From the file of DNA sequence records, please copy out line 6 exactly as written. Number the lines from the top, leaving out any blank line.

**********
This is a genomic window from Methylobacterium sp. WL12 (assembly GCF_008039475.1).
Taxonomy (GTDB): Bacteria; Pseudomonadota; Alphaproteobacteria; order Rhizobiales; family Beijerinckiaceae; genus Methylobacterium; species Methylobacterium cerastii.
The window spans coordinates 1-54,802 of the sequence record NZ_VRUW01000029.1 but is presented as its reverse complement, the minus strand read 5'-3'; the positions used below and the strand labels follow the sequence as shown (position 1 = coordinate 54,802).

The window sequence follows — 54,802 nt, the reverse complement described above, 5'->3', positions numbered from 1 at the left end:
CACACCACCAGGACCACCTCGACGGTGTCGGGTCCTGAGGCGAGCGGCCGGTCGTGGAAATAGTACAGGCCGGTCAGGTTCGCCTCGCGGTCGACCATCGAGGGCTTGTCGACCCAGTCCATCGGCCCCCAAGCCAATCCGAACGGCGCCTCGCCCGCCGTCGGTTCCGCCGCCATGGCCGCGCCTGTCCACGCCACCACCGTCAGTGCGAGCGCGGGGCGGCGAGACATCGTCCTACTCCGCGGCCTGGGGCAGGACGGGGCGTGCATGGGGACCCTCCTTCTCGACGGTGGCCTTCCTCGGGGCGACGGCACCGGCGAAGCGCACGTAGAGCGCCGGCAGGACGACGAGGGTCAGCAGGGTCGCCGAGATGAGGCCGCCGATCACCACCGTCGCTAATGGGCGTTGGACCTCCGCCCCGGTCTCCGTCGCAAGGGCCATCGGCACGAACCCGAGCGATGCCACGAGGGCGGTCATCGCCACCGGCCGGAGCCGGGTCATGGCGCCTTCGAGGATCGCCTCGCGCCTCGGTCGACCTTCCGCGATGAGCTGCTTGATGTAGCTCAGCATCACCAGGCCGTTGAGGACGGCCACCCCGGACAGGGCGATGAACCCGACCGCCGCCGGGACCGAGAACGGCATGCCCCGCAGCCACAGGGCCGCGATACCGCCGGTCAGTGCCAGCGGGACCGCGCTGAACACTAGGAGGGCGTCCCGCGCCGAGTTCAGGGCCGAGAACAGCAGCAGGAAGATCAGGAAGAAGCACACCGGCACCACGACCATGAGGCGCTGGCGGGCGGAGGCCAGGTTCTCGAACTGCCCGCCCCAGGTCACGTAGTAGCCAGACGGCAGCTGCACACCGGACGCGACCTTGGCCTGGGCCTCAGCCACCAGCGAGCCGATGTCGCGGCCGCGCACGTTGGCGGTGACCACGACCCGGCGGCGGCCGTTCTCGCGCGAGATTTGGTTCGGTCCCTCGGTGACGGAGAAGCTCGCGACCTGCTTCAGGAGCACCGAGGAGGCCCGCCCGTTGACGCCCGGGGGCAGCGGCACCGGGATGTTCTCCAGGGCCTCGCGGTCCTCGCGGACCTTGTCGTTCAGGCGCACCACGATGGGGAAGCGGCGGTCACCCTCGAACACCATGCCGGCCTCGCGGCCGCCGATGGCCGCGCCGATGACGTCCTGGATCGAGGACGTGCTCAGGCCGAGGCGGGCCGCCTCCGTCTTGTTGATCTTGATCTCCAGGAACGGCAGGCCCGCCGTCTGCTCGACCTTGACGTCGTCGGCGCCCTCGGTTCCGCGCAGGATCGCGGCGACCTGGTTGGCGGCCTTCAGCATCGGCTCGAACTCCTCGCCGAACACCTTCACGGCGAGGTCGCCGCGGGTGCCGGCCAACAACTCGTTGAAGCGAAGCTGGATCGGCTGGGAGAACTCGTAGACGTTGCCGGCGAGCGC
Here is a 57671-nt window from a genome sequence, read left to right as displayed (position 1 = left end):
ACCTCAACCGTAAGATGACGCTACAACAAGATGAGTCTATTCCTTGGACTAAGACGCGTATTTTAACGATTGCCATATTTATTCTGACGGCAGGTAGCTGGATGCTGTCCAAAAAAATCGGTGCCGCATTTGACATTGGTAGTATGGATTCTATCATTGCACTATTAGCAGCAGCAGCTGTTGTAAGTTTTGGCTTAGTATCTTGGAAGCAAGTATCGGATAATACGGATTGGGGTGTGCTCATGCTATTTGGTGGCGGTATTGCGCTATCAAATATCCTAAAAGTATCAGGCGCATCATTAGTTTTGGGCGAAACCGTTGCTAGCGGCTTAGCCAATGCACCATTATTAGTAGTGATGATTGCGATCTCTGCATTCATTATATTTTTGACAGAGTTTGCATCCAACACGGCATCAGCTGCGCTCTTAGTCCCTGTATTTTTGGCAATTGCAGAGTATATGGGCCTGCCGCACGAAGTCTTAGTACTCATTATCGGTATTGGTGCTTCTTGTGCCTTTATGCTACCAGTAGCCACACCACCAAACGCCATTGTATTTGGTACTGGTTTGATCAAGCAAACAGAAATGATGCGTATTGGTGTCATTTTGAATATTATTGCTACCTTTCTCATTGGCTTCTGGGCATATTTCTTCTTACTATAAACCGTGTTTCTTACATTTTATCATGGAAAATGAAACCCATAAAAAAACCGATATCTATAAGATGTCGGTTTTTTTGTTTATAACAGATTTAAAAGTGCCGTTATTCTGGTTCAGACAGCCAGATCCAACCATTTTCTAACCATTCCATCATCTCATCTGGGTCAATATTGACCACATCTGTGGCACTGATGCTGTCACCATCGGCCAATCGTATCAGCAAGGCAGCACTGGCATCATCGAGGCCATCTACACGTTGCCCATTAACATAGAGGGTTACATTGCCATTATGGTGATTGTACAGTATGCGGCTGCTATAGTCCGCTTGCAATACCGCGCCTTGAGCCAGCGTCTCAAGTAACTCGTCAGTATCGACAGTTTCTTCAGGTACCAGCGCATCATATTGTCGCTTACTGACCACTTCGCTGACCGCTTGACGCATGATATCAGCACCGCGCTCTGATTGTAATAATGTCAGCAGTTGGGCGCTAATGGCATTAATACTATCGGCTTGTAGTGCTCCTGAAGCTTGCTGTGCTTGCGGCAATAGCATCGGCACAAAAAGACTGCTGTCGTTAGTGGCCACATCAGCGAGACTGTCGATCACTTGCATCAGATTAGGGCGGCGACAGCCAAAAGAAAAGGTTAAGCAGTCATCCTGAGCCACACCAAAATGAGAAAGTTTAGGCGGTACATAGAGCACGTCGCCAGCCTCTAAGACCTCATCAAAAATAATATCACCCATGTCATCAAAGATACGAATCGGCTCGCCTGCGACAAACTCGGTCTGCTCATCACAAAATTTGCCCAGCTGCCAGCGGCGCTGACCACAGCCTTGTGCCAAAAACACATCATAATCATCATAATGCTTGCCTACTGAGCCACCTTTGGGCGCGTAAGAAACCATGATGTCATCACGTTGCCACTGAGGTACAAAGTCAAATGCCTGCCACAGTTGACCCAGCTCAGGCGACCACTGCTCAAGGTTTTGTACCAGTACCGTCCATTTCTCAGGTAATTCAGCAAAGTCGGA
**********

Here is a 57671-nt window from a genome sequence, read left to right as displayed (position 1 = left end):